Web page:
Helen Kim, PhD
Associate Professor of Anesthesia & Perioperative Care and of Epidemiology & Biostatistics
Dr. Kim focuses on identifying genetic factors that predispose individuals to stroke and outcomes after stroke. Her group studies families or individuals affected with cerebrovascular malformations, including arteriovenous malformations, cerebral cavernous malformations, intracranial aneurysms, and hereditary hemorrhagic telangiectasia. Current genetic epidemiology projects use whole genome SNP and expression arrays, and next-gen sequencing to identify genetic variation associated with disease susceptibility or progression. The long-term objective is to improve patient outcomes by identifying gene targets for therapy and factors to facilitate risk stratification of patients most amenable for clinical intervention.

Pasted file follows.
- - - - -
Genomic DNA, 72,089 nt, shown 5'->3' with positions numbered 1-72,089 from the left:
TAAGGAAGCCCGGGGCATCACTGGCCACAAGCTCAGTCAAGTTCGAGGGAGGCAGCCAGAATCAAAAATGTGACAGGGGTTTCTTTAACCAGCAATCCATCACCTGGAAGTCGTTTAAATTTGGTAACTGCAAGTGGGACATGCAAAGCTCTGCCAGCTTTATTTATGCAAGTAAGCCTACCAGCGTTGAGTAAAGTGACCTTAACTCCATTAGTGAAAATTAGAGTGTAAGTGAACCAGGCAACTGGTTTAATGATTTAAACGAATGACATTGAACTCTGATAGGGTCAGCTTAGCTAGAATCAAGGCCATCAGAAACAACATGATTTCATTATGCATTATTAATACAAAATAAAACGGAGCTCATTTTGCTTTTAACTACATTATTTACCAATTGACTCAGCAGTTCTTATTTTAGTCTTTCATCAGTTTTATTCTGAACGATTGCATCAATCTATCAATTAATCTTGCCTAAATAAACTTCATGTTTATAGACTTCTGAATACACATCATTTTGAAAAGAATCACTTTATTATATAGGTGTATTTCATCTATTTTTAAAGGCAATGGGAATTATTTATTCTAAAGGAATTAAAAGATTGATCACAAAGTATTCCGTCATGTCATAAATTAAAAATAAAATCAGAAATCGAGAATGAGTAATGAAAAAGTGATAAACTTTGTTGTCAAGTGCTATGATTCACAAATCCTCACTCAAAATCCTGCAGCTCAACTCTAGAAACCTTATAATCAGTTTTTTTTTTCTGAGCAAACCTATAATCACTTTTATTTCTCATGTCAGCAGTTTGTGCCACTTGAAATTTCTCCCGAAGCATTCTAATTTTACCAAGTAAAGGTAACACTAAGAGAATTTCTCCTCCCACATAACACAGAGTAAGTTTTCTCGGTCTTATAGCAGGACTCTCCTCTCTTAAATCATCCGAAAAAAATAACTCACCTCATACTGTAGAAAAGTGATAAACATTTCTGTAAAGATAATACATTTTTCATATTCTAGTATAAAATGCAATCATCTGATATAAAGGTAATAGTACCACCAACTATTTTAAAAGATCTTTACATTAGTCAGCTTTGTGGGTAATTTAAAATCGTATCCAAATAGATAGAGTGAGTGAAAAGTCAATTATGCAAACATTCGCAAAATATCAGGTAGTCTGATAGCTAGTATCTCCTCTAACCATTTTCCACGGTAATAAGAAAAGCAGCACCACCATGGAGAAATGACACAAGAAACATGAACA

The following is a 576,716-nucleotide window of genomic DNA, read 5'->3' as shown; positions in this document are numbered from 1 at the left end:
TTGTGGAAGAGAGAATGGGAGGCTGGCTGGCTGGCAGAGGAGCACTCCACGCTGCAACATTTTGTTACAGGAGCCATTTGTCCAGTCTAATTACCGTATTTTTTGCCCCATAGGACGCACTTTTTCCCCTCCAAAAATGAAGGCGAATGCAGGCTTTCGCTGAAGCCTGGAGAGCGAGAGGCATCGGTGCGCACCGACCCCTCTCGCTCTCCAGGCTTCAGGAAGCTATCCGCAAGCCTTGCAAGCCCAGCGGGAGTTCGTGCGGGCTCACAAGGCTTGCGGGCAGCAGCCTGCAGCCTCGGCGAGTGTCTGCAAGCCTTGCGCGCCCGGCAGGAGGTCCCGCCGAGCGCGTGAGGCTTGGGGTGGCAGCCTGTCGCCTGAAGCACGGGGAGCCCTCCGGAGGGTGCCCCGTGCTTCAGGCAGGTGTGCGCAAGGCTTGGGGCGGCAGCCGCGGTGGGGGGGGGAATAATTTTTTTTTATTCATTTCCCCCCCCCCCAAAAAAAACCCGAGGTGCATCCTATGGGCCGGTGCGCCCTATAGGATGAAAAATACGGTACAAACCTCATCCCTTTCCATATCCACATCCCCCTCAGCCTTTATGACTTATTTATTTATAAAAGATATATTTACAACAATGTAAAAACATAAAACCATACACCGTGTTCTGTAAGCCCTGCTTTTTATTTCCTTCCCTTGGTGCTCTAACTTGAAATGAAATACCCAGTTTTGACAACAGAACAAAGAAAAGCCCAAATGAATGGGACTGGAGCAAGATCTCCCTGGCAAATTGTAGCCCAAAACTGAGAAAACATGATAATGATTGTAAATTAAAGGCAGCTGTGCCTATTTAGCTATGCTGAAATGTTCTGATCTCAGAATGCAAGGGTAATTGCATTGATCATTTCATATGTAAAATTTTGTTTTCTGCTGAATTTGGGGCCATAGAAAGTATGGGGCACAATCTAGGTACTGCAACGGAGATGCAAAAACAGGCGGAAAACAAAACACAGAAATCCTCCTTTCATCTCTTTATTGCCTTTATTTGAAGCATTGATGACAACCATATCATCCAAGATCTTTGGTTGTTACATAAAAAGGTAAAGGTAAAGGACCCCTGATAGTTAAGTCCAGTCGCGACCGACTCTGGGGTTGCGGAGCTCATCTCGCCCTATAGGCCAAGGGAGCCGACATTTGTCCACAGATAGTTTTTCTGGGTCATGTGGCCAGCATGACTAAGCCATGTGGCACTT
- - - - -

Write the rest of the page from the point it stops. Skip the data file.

Theodore Kurtz, MD
Professor and Vice Chair, Department of Laboratory Medicine
Director, Clinical Chemistry, UCSF Medical Center
Dr. Kurtz focuses on the molecular genetics and therapeutics of experimental models of hypertension and the metabolic syndrome. This work involves the identification of genes and new therapies related to hypertension and the metabolic syndrome and the development of transgenic models for these disorders.
Pui-Yan Kwok, MD, PhD
Henry Bachrach Distinguished Professor
Professor of Dermatology and Investigator, Cardiovascular Research Institute
Graduate Program Membership: BMS, PSPG, Tetrad